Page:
I needed a priority queue a few months ago, and didn't have a predefined one, so I used a sorted list, since n was always small. But that won't work for many applications. Yesterday I wanted a pq for a best-first search with a potentially large n. Obviously a heap was the answer. But the modest trouble of implementing one was enough to discourage me from trying that search. It wasn't in the standard library, so it was too much trouble to bother with.
Heaps are quite useful, and quite stereotyped, so they make good candidates for a standard library. I think they (like most data structures) would be most convenient as a
heap type which supports the same operations as other collections, but with the particular performance characteristics of heaps. In addition, it's probably a good idea to expose the two internal reheap operations (adding and removing) so they can be reused for variations like limited-size heaps, or heapifying an existing array as in heapsort or heap-select.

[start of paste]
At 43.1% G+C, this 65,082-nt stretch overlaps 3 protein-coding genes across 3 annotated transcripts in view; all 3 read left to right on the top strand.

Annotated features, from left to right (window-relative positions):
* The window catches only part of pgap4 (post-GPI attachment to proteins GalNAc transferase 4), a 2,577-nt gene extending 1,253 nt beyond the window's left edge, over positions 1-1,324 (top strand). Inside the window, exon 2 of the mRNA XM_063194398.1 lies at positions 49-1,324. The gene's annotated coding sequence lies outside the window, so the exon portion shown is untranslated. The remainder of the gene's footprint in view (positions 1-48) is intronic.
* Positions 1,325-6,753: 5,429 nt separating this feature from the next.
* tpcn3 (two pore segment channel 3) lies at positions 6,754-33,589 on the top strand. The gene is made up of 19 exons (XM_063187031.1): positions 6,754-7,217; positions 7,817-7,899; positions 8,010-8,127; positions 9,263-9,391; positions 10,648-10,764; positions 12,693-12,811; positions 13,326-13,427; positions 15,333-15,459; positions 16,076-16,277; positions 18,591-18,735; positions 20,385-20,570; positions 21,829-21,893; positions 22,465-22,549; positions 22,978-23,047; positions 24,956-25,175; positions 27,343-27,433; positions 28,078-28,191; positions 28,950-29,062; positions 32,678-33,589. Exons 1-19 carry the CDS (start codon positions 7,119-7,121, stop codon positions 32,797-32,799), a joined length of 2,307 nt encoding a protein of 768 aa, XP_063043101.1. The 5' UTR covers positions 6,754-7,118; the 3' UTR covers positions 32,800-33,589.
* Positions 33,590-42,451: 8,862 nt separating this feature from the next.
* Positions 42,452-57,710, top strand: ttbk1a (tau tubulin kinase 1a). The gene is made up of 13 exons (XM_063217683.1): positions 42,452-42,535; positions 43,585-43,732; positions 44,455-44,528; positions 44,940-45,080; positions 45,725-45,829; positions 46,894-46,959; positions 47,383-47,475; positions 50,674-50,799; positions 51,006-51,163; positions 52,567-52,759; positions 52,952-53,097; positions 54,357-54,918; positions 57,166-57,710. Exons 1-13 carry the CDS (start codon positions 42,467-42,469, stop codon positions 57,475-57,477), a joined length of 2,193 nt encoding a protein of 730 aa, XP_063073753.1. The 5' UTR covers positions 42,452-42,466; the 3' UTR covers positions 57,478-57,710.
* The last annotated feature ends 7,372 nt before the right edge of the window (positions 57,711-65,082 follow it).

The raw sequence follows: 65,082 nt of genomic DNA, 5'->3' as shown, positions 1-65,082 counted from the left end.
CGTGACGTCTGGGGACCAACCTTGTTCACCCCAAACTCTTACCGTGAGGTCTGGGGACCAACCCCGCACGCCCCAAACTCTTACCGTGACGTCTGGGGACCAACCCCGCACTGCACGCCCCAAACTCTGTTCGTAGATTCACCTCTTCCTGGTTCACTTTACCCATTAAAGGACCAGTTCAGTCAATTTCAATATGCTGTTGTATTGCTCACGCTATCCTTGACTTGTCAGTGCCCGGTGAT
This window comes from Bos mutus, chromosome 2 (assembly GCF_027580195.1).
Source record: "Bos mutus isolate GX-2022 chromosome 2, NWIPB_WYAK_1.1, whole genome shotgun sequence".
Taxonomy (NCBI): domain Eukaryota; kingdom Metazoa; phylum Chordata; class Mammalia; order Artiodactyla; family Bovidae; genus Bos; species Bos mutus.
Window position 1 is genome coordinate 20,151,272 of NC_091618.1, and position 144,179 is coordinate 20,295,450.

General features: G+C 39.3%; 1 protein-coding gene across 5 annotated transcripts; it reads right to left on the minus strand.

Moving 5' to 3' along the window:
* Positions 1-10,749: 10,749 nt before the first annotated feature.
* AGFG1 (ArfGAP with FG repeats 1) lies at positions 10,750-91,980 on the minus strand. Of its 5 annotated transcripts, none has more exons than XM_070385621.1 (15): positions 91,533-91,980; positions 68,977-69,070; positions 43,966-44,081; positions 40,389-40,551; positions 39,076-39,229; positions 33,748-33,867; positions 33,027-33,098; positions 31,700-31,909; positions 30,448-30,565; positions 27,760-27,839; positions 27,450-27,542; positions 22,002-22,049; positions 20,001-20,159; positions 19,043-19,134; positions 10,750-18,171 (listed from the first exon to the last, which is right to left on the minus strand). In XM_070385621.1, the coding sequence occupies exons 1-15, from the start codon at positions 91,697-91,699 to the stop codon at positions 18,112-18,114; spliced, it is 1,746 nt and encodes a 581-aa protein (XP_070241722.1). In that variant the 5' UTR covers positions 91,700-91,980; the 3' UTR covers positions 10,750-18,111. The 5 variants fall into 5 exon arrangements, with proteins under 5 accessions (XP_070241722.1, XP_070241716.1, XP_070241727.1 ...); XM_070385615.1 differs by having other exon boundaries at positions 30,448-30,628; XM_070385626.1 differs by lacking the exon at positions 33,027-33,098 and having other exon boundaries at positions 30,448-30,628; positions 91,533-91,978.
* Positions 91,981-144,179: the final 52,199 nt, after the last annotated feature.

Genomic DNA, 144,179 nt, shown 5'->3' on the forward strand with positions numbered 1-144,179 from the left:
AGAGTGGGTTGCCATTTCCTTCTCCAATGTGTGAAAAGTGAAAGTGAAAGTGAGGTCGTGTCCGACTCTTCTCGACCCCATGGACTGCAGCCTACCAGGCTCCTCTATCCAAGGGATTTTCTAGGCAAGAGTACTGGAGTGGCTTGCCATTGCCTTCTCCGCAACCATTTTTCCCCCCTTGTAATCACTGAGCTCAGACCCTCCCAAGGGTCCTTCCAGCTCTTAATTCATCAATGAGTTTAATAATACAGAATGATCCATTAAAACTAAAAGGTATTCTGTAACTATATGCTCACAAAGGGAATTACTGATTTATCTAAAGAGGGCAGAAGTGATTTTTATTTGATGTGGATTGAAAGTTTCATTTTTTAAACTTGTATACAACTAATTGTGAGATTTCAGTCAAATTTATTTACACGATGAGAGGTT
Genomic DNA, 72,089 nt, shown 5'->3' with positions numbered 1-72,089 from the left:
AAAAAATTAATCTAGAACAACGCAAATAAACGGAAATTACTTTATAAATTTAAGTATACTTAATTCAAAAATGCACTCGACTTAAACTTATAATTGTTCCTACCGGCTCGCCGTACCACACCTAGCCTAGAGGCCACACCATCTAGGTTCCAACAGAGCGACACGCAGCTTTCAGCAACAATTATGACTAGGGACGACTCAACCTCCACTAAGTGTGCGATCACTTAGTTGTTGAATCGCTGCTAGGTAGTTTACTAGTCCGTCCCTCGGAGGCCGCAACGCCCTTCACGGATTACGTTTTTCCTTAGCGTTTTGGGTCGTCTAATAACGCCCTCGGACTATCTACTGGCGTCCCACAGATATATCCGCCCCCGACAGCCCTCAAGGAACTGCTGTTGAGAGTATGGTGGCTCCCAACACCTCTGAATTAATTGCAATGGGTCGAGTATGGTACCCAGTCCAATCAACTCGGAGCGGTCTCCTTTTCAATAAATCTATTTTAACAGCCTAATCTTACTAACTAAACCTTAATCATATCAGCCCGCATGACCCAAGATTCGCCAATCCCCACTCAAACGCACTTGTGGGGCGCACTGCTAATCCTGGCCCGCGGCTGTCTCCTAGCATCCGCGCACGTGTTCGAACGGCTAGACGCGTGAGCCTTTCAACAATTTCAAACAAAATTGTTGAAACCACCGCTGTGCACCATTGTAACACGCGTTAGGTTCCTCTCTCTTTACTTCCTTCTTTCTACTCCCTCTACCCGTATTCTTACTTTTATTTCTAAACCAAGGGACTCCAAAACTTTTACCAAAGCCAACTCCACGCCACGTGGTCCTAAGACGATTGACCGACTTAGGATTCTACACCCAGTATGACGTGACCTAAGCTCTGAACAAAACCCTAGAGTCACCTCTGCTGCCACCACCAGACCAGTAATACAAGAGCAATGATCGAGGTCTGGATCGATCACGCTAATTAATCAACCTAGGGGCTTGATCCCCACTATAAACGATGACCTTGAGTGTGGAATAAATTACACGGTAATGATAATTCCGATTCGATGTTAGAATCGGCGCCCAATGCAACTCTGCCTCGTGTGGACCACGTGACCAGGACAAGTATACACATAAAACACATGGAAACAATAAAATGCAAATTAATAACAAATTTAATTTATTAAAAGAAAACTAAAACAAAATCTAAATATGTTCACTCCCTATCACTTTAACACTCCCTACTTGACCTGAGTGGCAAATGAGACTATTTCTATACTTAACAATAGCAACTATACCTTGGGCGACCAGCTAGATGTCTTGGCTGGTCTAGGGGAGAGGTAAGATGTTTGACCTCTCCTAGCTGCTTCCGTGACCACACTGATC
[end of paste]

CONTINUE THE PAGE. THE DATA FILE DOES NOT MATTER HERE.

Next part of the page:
And they should be ordinary destructive heaps, not functional ones. The motivation for heaps is performance, and heaps that require consing can't compete with those built on arrays. The flexibility functional heaps offer isn't worth the performance cost, because heaps are almost always used linearly.
When you have heaps, some fancy algorithms become much easier. The search I wanted yesterday, for example (in pseudo-Lisp):
(defun a* (expand min-cost done? init) "Best-first heuristic graph search. Starting from INIT, find the lowest-cost node that satisfies DONE?, where NEIGHBORS is a function on a node that returns a list of its neighbors, and MIN-COST is function from a node to a lower bound on the cost of any node reachable from it." (def pq (heap (o* < min-cost))) (def (step x) (if (done? x) x (do (each (expand x) (add! _ pq)) (aif (pop! pq) (step it) nil)))) (step init))
If you really want to make fancy algorithms easy, you could include functions like that one in the standard library. The greatest strength of functional programming (in the high-order sense) is the ability to abstract algorithms; we might as well use it.